One of the most desired superpowers is to guess what others think. Fiction has fantasized a lot about it, and even science fiction has considered the possibility of creating apparatus or machines capable of translating brain waves into real images. And if we talk about reading minds, one of the main reasons is to know if the person we are talking to lie to us or tell us the truth. Here fiction has also made the fantasy of guessing whether or not we are being lied to reality. Series such as Lie to Me (2009-2011) theorized about reading facial expressions to detect lies. But it would be better to have a machine that simply tells truth or lies, a polygraph, truth machine or lie detector.
If we have a machine that makes toasts and another that heats food, why can’t we invent a polygraph? A machine that tells you whether or not that person speaking is lying. A dream come true. Or at least, on paper. So attractive is the idea of detect lies in seconds that movies, series and television shows have used the truth machine for decades. Even today it is used, both in the televised entertainment like in police trials and investigations. However, science is not so much in agreement with which the human being has created a machine of the truth. This is his story.
Policemen and inventors, the origin of the polygraph
Inventions generally arise out of necessity. And in the case of the polygraph, the technical name by which we know the popular truth machine or lie detector, the need was catch the person responsible for a crime. Or put another way, convict the offender when there was no evidence available or a signed confession. Something that would save effort, hours of work and taxpayer money. Furthermore, it would avoid imprisoning innocent citizens.
Leonarde Keeler testing her lie detector on Dr. Kohler, a witness in the trial of Bruno Hauptmann in 1937
The parents of the polygraph were two Americans: John augustus larson and Leonarde Keeler. The first was a part-time employee of the Berkeley, California, Police Department. The second, he started as a deputy at the Berkeley Police Department, where he went on to help Larson. In time, Larson would dedicate himself to forensic psychiatry, after studying medicine, but always linked to his polygraph. Keeler went to college and thereafter moved to Los Angeles with his mentor, Police Chief August Vollmer. Two successful careers. But let’s go in parts.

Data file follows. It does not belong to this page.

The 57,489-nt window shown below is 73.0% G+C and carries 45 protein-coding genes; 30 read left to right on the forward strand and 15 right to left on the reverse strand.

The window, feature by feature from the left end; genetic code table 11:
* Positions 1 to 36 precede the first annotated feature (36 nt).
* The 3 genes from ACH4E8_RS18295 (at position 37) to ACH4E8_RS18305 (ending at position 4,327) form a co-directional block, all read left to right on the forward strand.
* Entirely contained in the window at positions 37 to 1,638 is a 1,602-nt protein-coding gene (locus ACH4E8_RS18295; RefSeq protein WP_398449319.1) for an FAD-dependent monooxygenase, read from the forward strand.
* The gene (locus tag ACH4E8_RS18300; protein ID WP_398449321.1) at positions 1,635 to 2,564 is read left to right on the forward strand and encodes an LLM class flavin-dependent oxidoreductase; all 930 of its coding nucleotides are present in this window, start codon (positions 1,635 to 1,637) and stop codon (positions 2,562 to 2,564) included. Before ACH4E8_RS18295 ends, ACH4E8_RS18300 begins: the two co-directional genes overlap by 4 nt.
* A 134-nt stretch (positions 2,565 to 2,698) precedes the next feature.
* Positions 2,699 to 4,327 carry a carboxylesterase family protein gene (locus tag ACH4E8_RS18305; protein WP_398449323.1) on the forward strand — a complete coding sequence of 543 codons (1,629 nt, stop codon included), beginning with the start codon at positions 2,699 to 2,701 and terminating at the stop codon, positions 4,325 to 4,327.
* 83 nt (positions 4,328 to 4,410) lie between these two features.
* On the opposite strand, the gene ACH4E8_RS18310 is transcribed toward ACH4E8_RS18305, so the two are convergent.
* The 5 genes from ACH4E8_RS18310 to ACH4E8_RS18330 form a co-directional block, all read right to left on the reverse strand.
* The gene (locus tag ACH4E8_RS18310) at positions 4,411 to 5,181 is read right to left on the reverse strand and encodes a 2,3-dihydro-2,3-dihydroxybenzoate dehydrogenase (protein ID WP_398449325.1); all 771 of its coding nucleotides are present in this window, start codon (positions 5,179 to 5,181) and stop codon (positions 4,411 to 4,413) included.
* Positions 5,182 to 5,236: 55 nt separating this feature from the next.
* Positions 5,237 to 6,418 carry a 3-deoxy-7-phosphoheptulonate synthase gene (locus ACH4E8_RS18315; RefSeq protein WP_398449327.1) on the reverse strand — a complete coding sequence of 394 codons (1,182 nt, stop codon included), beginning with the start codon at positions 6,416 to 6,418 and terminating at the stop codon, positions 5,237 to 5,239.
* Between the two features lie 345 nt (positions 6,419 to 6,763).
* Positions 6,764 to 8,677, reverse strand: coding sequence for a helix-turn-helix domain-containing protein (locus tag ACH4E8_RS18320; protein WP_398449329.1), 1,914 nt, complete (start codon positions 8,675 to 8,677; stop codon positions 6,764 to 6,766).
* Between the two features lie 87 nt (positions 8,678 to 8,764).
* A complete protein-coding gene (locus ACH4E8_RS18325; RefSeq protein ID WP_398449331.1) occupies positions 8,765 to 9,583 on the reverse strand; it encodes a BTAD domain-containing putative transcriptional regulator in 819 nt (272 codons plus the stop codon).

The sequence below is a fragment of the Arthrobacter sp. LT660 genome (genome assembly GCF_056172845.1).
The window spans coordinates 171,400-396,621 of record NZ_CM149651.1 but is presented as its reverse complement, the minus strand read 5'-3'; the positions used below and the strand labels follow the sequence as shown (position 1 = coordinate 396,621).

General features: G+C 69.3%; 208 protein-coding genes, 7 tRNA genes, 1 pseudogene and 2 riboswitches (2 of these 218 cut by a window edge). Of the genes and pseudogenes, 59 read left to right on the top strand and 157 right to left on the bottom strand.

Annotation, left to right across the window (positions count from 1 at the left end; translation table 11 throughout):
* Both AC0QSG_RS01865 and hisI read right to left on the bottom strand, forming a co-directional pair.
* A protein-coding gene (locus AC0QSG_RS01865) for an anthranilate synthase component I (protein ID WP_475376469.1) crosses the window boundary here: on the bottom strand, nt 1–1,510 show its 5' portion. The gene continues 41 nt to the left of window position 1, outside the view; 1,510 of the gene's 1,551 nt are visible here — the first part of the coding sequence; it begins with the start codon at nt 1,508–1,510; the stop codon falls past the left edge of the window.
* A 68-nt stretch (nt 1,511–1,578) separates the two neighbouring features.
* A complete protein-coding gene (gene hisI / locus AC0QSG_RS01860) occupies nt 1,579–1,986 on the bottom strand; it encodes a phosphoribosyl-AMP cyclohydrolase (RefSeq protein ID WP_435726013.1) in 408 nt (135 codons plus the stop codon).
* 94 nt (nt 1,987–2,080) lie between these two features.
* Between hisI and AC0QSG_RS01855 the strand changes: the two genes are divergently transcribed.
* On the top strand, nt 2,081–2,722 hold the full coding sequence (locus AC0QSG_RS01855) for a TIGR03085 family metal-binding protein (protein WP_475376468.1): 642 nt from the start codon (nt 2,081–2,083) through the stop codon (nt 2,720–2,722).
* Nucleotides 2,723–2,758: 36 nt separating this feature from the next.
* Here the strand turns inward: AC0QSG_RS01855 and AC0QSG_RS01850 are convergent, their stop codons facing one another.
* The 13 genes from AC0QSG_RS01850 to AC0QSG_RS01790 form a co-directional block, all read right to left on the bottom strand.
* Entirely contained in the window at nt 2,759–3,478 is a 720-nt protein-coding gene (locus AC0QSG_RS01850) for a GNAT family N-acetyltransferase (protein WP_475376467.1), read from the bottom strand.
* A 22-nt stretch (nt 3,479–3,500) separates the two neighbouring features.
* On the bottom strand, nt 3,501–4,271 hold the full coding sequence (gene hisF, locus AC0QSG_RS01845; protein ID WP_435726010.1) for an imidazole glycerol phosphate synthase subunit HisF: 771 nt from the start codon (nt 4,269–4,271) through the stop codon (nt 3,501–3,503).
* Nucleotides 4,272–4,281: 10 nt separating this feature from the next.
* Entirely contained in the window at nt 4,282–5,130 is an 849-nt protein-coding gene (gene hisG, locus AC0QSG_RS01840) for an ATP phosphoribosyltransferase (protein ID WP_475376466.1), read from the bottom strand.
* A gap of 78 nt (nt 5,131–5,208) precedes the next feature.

John larson He was born (1892) in Canada to Swedish parents. He spent his childhood in New England, so he ended up studying his university studies at the Boston University. Specifically, he studied biology. After obtaining a master’s degree (1915) with his thesis on fingerprint identification, Larson’s academic career went this way. From Boston he traveled to Berkeley, where he obtained a doctorate in physiology from the University of California (1920). Larson worked part-time at the Berkeley Police Department under the command of the Chief of Police during his Ph.D. August vollmer.
During his time at the Berkeley Police Department, Larson was clear that he wanted to combine elements more typical of a medical examination to use them as a lie detector. These were blood pressure, pulse, respiration, and skin conductivity. Larson believed that reading these parameters would yield the long-awaited answer: was someone telling the truth or was he lying?
In this task, Larson was not alone. He was accompanied by a young high school student, Leonarde Keeler, who worked part-time for the Berkeley Police Department, also reporting to Police Chief Vollmer. So Keeler became Larson’s assistant.
The first cases of the truth machine
The first machine they created was called cardio pneumo psychogram. An unattractive but very explanatory name, since it took into account the heart and breathing indicators to get the answer to the question: truth or a lie? But soon they changed the name to polygraph, which better condensed what that strange machine did. The machine took into account blood pressure and heart rate while being questioned. If they were nervous, the machine showed it on a roll of paper where the metrics were represented graphically.